By Kate Snyder
After years of planning, one corner of Seattle’s Georgetown neighborhood finally received the upgrade that the site’s owners have been working on for more than a decade. The Mini Mart City Park is a former gas station site turned into a hub for art events and community gatherings. Designed by Seattle-based GO’C, the project received a 2022 Honor Award from the Seattle Chapter of the American Institute of Architects, which commended the design team for “creating an architecture that amplifies community and ecological agency.”
Located at 6525 Ellis Avenue South, the site was formerly a 1930s-era, 450 square foot filling station, according to information from GO’C. SuttonBeresCuller, an artist collective based in Seattle, formed the Mini Mart City Park nonprofit organization and purchased the site in 2013 with the idea to turn the property into a park. Plans at that point were developed for a new 1,500 square foot building and 3,000 square foot park.
Based in Seattle, GO’C is an architecture and design studio “inspired by the interplay of rational design and artistic expression,” according to the firm’s website. SuttonBeresCuller was founded by John Sutton, Ben Beres and Zac Culler who have worked collaboratively since 2000, according to the group’s website.
Alongside GO’C and SuttonBeresCuller, the project’s development team also included Métis Construction as the contractor and J Welch Engineering as the structural and civil engineer. The lighting designer was Fixture Studio.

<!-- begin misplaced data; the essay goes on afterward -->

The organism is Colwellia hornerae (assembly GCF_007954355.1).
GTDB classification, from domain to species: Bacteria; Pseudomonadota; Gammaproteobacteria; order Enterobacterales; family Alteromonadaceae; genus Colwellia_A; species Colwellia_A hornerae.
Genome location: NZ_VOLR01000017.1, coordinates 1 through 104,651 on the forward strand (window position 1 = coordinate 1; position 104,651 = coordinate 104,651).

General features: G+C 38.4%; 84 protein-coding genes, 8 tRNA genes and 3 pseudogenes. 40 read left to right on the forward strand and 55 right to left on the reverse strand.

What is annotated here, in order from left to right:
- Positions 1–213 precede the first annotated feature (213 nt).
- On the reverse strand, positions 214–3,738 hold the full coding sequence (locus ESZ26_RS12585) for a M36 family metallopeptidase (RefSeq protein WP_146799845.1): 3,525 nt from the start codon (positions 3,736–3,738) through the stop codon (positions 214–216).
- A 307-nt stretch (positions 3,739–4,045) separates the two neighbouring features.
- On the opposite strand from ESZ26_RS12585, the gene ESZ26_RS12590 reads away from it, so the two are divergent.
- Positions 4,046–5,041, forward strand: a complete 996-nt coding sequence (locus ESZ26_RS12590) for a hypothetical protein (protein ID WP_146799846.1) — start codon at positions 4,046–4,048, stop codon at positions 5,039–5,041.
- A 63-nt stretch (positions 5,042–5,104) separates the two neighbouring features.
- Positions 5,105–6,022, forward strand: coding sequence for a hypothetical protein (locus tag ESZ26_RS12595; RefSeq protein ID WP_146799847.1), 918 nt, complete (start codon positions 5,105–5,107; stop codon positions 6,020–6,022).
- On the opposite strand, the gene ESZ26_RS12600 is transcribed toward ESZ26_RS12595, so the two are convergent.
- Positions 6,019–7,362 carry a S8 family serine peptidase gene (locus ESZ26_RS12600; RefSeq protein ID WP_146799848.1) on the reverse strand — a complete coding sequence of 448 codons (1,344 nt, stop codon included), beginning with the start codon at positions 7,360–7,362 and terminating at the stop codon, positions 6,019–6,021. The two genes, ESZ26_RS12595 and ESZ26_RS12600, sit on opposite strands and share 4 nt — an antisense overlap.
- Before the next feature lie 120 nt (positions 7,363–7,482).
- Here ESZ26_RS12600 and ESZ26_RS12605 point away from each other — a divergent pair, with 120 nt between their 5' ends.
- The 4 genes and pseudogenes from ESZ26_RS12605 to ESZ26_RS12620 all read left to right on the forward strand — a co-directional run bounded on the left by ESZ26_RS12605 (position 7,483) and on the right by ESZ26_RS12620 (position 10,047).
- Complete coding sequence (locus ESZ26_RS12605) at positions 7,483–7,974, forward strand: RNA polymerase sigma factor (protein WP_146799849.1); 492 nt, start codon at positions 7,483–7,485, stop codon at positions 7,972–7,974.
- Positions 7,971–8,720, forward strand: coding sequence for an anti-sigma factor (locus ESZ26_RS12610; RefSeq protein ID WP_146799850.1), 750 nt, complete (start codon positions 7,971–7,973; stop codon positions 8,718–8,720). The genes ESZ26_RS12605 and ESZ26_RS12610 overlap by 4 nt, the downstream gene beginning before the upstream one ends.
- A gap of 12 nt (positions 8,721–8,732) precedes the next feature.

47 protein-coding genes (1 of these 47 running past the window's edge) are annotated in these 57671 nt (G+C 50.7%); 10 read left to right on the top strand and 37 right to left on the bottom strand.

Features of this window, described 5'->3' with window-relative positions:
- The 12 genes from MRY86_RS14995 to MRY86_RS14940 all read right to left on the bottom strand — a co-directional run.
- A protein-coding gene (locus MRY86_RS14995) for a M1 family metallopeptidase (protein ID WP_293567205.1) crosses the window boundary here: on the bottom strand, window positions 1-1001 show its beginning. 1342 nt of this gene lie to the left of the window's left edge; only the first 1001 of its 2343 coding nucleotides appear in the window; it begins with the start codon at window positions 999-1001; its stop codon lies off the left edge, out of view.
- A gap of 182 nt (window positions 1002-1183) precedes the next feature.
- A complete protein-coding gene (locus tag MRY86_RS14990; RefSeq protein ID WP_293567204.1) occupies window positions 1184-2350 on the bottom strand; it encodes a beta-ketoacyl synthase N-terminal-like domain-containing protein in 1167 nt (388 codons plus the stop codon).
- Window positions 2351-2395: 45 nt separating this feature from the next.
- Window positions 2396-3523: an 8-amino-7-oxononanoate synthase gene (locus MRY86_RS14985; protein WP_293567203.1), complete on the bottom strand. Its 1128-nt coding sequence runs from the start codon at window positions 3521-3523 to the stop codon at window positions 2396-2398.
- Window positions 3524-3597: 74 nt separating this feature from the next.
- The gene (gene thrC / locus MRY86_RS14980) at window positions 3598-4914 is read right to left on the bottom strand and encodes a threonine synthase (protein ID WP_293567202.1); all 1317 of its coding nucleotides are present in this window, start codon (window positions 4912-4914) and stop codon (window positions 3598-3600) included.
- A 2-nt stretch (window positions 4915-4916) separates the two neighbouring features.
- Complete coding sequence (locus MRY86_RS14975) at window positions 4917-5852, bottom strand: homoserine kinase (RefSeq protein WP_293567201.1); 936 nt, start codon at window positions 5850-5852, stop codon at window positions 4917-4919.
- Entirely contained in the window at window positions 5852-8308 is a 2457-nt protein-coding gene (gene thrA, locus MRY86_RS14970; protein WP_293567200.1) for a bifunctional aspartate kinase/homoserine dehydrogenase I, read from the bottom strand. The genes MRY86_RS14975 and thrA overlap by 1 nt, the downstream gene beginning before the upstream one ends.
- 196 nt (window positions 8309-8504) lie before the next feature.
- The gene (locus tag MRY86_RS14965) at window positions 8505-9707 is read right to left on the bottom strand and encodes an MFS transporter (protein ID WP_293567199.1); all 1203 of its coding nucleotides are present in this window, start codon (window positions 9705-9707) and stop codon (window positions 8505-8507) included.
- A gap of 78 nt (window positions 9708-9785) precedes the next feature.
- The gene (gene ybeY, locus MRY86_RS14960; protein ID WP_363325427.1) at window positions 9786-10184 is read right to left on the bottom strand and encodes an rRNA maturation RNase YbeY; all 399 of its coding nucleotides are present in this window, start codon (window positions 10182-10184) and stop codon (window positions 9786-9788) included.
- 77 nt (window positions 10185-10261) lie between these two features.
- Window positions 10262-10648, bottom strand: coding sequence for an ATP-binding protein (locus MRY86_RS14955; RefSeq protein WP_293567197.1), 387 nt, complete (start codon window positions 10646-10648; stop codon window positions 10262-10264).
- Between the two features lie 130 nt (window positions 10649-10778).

Through the design, the property functions in three primary spaces – a gallery and community center at the front of the building and a storage and utility box at the back of the building with an open-air courtyard in the middle, according to GO’C. The courtyard serves as a multi-functional exterior space for large-scale art installations, movie night gatherings and loading access for the main gallery as well as merges the site’s building and park areas. A 1,000 square foot rooftop level is also designed to provide an elevated space for small gatherings surrounded by drought tolerant sedums, grasses and solar panels.
References to the site’s history as a gas station were also included in the design from the project’s early stages. These elements were incorporated as painted clapboard siding, a large overhanging roof protecting the forecourt, hand-painted signage and divided metal windows associated with old storefronts.
“These are a nod to the past, albeit a transformed past: a new type of filling station–one dedicated to serving art, community and civic engagement,” GO’C’s website states.
The property’s main art gallery space includes a large pivoting window along the south gallery wall that provides a connection to the park and serves as a cafe window during events. The gallery’s exposed wood rafters filter light into the space via a skylight, and the kitchen is tucked into the cabinet wall along the back corner and opens directly to the courtyard through a large window wall.
Below the park and building footprint is a remediation system – including air sparging and soil vapor extraction – that was integrated to clean the residual contaminants from the site’s previous use. Through a display in the utility room, visitors can view the system’s control station and learn more about improving and rebuilding on similar types of sites.
“With over 700 derelict gas stations in the Puget Sound region and over 200,000 nationwide, the project explores the potential of art and architecture as a way to heal an urban problem while simultaneously creating a shared, multi-use culture and community space,” GO’C’s website states.